When Exercise Is Bad for You

Exercise gets a lot of press about being the panacea to all our ailments, from high cholesterol and insulin resistance to depression and obesity. While studies show its efficacy as a positive influence in a myriad of conditions, exercise also causes damage. Being unaware of or just outright ignoring the signs means we might lose the potential benefits of doing what we love; even worse, it could have a lasting, negative impact on our health. Does that mean we can’t run marathons? Is this a free pass to drag ourselves to the gym? Perhaps.

The most common ways in which exercise becomes unhealthy are overtraining and overuse. Overtraining is a question of what is often referred to as volume and intensity. When we head out for an hour jog at moderate intensity, it places different demands on the body than a four hour run at low intensity or a forty minute run at high intensity. Both the long run and the intense run cause an increase in stress hormones that cause oxidative stress and promote inflammation. In moderate amounts, this can stimulate cell regeneration and help us improve our performance. Too much of it causes fatigue and damage.

Overuse is the result of doing too much of the same thing. Want to try a 30-day challenge of 100 burpees? “That’s the quickest way to get an overuse injury,” says Kenny Markwardt, owner of CrossFit Sandpoint. A single movement or area of the body gets taxed in the same way without the ability to recover properly. This results in ‘common injuries’ for specific sports, like Runner’s Knee and Tennis Elbow.

Sometimes overtraining occurs because people have other stressors in their lives they are ignoring while remaining loyal to a training plan. It’s hard for people to identify because it can often feel like the usual lack of motivation we suffer on Monday mornings. Markwardt says there are some telltale signs, among them: trouble falling asleep even when you’re tired, decrease in grip strength or vertical jump, decrease in performance, lack of gains or improvement, and the much-feared loss of the morning erection. “I’m not sure what the female equivalent of that is,” he notes. (I’d venture: apathy about that loss.)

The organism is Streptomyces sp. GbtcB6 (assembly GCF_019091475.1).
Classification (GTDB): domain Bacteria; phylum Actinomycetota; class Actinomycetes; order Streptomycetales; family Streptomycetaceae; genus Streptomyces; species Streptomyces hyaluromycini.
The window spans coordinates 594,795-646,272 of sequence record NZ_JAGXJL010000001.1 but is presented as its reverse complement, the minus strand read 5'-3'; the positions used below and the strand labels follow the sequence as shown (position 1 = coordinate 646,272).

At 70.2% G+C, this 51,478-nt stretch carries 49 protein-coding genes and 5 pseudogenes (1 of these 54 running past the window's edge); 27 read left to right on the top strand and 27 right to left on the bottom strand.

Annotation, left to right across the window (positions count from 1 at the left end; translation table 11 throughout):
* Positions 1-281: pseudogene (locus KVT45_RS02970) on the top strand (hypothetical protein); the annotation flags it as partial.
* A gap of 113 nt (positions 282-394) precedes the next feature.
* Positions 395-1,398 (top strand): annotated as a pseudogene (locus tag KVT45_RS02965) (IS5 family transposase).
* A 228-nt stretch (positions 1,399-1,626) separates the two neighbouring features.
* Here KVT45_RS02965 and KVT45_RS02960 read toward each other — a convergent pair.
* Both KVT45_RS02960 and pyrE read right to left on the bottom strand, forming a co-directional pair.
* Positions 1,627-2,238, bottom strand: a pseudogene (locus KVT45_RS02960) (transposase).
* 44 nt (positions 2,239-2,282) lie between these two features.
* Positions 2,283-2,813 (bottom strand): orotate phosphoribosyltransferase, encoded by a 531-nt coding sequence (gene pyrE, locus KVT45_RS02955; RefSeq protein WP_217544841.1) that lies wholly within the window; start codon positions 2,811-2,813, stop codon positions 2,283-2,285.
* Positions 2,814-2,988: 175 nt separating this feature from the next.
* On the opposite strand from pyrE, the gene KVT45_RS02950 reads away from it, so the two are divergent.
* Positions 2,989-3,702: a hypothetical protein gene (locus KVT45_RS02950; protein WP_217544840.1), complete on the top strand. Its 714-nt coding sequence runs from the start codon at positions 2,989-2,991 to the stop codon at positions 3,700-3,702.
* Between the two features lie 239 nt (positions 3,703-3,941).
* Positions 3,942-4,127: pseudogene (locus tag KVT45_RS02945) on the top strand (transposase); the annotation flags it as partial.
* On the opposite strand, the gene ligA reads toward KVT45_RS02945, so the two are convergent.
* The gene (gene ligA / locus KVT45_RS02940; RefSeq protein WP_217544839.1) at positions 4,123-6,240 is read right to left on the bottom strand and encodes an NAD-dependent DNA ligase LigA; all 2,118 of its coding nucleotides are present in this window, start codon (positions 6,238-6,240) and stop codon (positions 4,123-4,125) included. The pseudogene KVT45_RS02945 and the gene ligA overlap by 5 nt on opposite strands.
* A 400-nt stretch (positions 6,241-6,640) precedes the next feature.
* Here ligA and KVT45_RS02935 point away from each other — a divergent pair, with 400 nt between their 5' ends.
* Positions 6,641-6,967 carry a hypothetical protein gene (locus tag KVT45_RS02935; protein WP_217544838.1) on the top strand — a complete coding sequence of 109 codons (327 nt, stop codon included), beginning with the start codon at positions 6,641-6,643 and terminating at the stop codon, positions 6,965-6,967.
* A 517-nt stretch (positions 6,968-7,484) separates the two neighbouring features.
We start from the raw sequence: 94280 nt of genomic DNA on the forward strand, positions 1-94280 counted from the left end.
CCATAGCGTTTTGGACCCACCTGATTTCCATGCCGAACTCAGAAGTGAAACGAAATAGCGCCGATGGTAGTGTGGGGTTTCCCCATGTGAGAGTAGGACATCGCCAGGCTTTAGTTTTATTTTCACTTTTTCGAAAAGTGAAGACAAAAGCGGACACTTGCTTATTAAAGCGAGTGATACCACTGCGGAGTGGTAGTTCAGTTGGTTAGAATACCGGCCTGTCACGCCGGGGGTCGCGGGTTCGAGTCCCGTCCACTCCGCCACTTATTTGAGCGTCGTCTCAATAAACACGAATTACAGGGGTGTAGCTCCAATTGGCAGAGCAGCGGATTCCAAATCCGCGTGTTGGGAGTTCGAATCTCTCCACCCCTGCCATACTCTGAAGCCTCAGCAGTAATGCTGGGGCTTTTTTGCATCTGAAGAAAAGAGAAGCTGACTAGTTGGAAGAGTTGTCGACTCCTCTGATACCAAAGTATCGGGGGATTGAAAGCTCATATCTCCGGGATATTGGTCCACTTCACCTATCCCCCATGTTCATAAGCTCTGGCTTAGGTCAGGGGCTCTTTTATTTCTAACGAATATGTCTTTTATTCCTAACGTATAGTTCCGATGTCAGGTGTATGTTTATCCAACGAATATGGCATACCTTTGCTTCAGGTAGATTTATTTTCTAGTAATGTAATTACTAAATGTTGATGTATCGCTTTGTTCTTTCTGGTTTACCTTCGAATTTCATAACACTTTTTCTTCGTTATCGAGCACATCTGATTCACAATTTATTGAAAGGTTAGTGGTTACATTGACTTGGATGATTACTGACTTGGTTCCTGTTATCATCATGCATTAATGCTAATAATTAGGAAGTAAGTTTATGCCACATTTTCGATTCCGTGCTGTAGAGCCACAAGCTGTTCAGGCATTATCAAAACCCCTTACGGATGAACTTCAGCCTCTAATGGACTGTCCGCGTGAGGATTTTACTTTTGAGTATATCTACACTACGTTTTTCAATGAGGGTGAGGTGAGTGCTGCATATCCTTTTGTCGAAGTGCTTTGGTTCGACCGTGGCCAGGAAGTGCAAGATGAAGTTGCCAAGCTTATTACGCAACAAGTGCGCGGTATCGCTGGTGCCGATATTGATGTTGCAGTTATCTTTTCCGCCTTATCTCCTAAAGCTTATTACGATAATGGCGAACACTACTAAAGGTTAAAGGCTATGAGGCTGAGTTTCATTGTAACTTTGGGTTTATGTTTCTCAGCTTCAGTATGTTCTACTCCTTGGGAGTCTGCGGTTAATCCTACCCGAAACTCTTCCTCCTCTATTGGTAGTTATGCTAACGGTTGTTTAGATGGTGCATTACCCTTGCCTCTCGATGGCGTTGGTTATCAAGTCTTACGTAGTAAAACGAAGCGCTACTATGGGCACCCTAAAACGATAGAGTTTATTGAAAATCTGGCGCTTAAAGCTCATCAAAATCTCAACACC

Overuse tends to feel more like a nagging or impending injury. We often treat this by swallowing some ibuprofen and carrying on anyway. Inflammation (and the related pain signals) is a protective mechanism in our body. The body sends specific hormones to the area called prostaglandins to increase the cellular pressure, allowing materials to move in and out of the injured tissues faster, and also to protect the site of injury. Taking anti-inflammatories eliminates the production of those prostaglandins and thus the pain-causing inflammation.  It also eliminates its important healing properties so we can go out and slam around that joint or those shin splints some more.

The solution for both is to ease off and change it up. “Adjust the focus of training to corrective stuff and mobility,” says Markwardt. Instead of worrying about stamina, strength, or speed, use training time to improve efficiency and mobilize areas of the body where mechanics may have played a role in the injury. And change the movements. If you’ve got a running injury, enjoy some light aerobic cycling or swimming, for example.

And don’t forget the sleep, good nutrition, and enough time for recovery. The next time you’re not feeling like your workout, assess your training load or your pain level, and maybe take a proactive recovery day. Your body will thank you. If you’ve managed to exercise yourself into a problem, you probably won’t exercise your way out of it. //

Ammi Midstokke recently took up extreme knitting and the banjo while recovering from an injury. Last month, she wrote about radical acceptance of one’s body.

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